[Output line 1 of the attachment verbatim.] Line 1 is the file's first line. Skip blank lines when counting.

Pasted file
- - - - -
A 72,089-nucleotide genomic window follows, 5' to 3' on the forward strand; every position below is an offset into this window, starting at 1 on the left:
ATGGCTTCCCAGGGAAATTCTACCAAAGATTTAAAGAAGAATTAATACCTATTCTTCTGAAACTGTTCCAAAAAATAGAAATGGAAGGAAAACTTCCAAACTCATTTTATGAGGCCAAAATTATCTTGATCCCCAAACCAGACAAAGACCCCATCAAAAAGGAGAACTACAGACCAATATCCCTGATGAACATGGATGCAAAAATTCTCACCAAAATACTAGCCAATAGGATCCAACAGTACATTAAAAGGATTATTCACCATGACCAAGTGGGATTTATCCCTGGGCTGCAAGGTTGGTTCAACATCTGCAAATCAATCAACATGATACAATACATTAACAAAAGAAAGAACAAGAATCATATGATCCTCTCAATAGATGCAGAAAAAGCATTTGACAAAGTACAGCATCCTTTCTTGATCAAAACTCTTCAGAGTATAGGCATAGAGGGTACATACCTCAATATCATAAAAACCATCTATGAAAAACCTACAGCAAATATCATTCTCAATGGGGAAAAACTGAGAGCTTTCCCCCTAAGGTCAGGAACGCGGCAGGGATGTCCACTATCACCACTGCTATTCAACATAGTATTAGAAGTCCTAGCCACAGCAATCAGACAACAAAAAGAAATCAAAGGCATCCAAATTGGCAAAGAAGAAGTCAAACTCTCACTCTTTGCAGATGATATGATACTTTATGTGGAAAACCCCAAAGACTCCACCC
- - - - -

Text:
A 72,089-nucleotide genomic window follows, 5' to 3' on the forward strand; every position below is an offset into this window, starting at 1 on the left: